Reality Check: Vikes’ Contributions To New Stadium
Vikings CentralBuy Viking Tickets
Sports Fan Insider
Today's Most Popular Video
ST. PAUL, Minn. (WCCO) — The Minnesota Vikings continue their stadium drive at the State Capitol, telling skeptical lawmakers they’ll contribute more money to the stadium effort than almost any other team in NFL history.
It’s among the stadium selling points of which the Vikings are most proud. Team Owner Zygi Wilf said he is contributing a substantial amount of money to the stadium effort.
“We came forward with $425 million, which is the 3rd largest team contribution in NFL history,” Vikings Vice President Lester Bagley told a Minnesota Senate committee Tuesday. “And we are in a small market. The only other two larger (contributions) were Dallas and New York.”
WEB EXTRA: NFL Stadium Funding Information
That’s actually true. Stadium financing figures since 1997 compiled by the Metropolitan Sports Facilities Commission confirm that the Vikings contribution would rank third in the NFL.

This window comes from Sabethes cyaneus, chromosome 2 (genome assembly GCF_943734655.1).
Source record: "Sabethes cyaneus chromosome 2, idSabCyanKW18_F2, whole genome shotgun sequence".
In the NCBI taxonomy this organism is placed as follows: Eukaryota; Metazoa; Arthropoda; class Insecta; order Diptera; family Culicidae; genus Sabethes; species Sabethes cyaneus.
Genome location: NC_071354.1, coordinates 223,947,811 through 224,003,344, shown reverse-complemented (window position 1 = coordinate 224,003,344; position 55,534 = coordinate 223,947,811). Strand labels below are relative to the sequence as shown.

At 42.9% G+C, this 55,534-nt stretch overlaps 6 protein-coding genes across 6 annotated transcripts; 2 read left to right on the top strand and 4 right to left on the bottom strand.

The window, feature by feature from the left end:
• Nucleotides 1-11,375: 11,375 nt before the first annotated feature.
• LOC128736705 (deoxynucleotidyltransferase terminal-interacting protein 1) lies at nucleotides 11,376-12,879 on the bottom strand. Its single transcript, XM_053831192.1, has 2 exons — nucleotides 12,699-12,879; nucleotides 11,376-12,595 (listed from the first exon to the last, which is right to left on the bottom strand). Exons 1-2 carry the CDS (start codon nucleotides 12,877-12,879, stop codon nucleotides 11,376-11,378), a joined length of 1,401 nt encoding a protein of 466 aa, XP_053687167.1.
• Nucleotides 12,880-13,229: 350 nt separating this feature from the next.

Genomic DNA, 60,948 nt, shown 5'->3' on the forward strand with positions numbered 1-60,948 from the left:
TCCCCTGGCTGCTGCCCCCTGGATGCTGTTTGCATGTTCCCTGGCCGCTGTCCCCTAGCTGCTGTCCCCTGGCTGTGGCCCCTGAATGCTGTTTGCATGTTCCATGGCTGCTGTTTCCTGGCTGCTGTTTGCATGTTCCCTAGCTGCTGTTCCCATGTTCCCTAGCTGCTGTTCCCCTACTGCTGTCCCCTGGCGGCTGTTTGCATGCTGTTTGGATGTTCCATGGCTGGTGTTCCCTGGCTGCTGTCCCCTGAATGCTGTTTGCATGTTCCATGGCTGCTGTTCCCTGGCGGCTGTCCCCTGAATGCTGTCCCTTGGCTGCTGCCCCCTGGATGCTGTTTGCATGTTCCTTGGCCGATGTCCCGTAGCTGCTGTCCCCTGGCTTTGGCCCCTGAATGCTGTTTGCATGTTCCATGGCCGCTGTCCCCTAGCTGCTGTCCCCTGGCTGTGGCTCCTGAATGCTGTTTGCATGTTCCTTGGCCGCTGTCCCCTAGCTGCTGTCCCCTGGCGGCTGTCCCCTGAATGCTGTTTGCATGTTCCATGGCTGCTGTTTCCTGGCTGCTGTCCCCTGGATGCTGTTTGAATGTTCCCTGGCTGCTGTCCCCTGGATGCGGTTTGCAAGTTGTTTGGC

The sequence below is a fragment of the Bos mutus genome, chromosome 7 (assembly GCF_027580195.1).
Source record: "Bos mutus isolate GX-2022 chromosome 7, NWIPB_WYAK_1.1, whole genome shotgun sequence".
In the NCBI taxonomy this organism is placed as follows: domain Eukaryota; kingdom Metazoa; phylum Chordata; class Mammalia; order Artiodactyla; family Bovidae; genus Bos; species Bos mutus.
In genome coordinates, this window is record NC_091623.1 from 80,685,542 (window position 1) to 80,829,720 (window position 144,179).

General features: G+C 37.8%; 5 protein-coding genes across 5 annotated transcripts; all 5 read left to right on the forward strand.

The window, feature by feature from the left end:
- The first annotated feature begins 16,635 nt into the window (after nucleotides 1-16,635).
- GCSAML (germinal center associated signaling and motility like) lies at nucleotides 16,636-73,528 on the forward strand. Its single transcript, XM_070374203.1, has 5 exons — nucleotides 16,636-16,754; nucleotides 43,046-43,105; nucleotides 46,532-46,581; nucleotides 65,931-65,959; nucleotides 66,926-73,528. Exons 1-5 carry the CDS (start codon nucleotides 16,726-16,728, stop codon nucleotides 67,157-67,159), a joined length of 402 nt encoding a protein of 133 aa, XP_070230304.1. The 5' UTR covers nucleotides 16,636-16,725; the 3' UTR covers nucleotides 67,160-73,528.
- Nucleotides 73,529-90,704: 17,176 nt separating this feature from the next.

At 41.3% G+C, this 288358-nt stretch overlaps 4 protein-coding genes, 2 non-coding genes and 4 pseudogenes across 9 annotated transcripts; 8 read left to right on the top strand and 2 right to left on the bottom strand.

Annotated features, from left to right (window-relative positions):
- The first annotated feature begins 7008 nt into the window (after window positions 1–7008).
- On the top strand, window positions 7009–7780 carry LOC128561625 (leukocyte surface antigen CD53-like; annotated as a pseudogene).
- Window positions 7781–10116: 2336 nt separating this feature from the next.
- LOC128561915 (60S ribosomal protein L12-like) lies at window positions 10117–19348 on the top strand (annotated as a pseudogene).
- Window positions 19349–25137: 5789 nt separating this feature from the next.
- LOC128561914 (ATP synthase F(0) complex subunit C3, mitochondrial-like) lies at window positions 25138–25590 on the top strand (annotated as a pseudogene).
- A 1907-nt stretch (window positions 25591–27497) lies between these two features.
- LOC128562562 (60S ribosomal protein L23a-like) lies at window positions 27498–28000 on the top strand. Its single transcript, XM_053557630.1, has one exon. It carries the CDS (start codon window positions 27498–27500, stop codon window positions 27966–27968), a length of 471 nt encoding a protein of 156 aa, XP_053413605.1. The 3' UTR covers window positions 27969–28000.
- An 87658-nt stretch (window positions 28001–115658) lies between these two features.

But there’s a catch: The New York Jets/Giants stadium at the Meadowlands is 100 percent privately funded at $1.6 billion.
The Dallas Cowboys, 63 percent privately funded at $750 million.
The Vikings are putting in $425 million, and no doubt, that’s a significant investment: About 38 percent of the $1.1 billion price tag.
So here’s what you need to know. The Vikings’ contribution includes up to $150 million in a low interest NFL loan that visiting teams pay when they visit Minnesota. There could also be $75 million from the sale of personal seat licenses.
Together, they could drop Wilf’s personal stadium stake to less than $225 million. And that’s not the whole story.
The Vikings $425 million stadium investment may be the third largest in the history of the NFL, but Minnesota’s public share is record setting at $650 million.
It would be the largest taxpayer stadium contribution in NFL history. The previous record-holder for most public money in an NFL stadium: The taxpayers of Indiana donated $620 million to a new Indianapolis Colts stadium, Lucas Field, in 2008.